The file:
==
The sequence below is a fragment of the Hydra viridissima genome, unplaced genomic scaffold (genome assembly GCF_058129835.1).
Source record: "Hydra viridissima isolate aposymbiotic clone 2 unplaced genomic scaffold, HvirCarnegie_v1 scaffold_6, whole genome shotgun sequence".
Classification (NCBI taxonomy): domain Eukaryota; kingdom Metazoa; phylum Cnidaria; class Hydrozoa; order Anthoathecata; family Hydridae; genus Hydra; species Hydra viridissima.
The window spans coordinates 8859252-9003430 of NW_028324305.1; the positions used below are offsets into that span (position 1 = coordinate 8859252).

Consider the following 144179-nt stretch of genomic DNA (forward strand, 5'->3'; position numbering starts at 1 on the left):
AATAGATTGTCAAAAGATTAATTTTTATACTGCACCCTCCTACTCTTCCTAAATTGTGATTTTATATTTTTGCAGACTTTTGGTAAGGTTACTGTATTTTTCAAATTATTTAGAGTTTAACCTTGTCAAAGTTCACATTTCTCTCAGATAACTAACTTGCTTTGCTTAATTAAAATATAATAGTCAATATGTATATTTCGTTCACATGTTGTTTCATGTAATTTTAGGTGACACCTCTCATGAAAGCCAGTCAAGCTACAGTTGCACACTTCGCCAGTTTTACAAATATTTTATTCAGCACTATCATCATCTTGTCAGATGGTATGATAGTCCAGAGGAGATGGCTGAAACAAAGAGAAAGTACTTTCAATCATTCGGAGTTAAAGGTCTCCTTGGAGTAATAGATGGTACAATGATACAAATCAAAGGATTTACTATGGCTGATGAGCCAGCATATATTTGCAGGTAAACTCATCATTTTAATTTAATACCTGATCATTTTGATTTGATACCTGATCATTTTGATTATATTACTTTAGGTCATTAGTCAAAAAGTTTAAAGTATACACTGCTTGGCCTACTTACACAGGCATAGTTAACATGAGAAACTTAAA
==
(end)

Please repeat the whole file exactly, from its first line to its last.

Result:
The sequence below is a fragment of the Hydra viridissima genome, unplaced genomic scaffold (genome assembly GCF_058129835.1).
Source record: "Hydra viridissima isolate aposymbiotic clone 2 unplaced genomic scaffold, HvirCarnegie_v1 scaffold_6, whole genome shotgun sequence".
Classification (NCBI taxonomy): domain Eukaryota; kingdom Metazoa; phylum Cnidaria; class Hydrozoa; order Anthoathecata; family Hydridae; genus Hydra; species Hydra viridissima.
The window spans coordinates 8859252-9003430 of NW_028324305.1; the positions used below are offsets into that span (position 1 = coordinate 8859252).

Consider the following 144179-nt stretch of genomic DNA (forward strand, 5'->3'; position numbering starts at 1 on the left):
AATAGATTGTCAAAAGATTAATTTTTATACTGCACCCTCCTACTCTTCCTAAATTGTGATTTTATATTTTTGCAGACTTTTGGTAAGGTTACTGTATTTTTCAAATTATTTAGAGTTTAACCTTGTCAAAGTTCACATTTCTCTCAGATAACTAACTTGCTTTGCTTAATTAAAATATAATAGTCAATATGTATATTTCGTTCACATGTTGTTTCATGTAATTTTAGGTGACACCTCTCATGAAAGCCAGTCAAGCTACAGTTGCACACTTCGCCAGTTTTACAAATATTTTATTCAGCACTATCATCATCTTGTCAGATGGTATGATAGTCCAGAGGAGATGGCTGAAACAAAGAGAAAGTACTTTCAATCATTCGGAGTTAAAGGTCTCCTTGGAGTAATAGATGGTACAATGATACAAATCAAAGGATTTACTATGGCTGATGAGCCAGCATATATTTGCAGGTAAACTCATCATTTTAATTTAATACCTGATCATTTTGATTTGATACCTGATCATTTTGATTATATTACTTTAGGTCATTAGTCAAAAAGTTTAAAGTATACACTGCTTGGCCTACTTACACAGGCATAGTTAACATGAGAAACTTAAA